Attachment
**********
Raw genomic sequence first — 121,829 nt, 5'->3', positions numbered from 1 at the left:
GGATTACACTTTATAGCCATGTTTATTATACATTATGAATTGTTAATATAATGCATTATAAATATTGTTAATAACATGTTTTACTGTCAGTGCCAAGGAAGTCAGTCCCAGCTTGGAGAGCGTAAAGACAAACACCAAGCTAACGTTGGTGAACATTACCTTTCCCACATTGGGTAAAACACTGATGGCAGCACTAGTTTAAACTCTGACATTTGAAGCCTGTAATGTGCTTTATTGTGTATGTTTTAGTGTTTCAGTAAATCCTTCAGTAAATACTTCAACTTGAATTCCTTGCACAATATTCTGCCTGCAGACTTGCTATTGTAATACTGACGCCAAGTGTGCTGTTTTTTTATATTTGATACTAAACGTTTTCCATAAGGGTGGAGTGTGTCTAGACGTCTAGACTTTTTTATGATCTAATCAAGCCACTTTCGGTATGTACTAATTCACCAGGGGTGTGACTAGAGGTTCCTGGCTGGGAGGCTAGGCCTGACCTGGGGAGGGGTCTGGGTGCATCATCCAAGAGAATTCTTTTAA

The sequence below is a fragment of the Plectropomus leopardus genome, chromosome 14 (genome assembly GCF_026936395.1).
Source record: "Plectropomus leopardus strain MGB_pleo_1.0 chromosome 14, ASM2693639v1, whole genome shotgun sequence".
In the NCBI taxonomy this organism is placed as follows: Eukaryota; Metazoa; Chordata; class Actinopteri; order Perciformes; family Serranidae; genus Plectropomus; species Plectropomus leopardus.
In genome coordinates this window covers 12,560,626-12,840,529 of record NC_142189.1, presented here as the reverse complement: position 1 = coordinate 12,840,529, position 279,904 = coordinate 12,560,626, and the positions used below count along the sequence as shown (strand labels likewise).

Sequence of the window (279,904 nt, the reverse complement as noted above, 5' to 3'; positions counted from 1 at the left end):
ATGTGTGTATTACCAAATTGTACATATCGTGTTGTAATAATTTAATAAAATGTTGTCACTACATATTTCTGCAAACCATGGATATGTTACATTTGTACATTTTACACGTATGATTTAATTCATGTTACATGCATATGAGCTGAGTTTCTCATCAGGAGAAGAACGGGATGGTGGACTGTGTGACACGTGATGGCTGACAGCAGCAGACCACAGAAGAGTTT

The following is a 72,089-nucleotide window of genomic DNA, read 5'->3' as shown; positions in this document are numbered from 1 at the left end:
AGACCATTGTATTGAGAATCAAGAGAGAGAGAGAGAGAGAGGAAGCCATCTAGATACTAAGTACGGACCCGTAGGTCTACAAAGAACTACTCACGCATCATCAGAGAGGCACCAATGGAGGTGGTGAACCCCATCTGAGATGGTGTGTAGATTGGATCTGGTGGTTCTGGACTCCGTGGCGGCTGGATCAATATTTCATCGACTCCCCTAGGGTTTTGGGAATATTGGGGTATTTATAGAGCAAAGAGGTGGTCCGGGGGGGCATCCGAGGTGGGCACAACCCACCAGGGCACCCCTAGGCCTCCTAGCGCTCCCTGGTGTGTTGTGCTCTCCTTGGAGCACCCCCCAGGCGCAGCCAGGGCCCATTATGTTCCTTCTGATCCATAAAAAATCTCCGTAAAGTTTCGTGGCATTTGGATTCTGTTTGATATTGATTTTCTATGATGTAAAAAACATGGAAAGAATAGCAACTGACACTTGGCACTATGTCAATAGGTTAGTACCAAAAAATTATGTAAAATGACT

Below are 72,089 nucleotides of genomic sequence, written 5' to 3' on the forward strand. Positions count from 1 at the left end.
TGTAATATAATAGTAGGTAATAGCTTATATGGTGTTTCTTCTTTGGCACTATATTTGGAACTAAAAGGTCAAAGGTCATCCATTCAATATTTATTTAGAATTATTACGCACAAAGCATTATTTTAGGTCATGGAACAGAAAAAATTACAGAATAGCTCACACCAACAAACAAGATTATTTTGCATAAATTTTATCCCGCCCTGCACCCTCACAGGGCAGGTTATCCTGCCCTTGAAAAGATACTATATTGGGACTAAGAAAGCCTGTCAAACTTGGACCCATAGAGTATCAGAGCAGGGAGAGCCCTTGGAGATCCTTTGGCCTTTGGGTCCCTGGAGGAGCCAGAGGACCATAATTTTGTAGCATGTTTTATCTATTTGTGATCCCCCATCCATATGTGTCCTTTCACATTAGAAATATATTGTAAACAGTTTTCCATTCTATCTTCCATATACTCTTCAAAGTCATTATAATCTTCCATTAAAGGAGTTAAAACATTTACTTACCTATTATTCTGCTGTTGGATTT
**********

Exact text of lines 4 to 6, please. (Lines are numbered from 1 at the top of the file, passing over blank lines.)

Source record: "Plectropomus leopardus strain MGB_pleo_1.0 chromosome 14, ASM2693639v1, whole genome shotgun sequence".
In the NCBI taxonomy this organism is placed as follows: Eukaryota; Metazoa; Chordata; class Actinopteri; order Perciformes; family Serranidae; genus Plectropomus; species Plectropomus leopardus.
In genome coordinates this window covers 12,560,626-12,840,529 of record NC_142189.1, presented here as the reverse complement: position 1 = coordinate 12,840,529, position 279,904 = coordinate 12,560,626, and the positions used below count along the sequence as shown (strand labels likewise).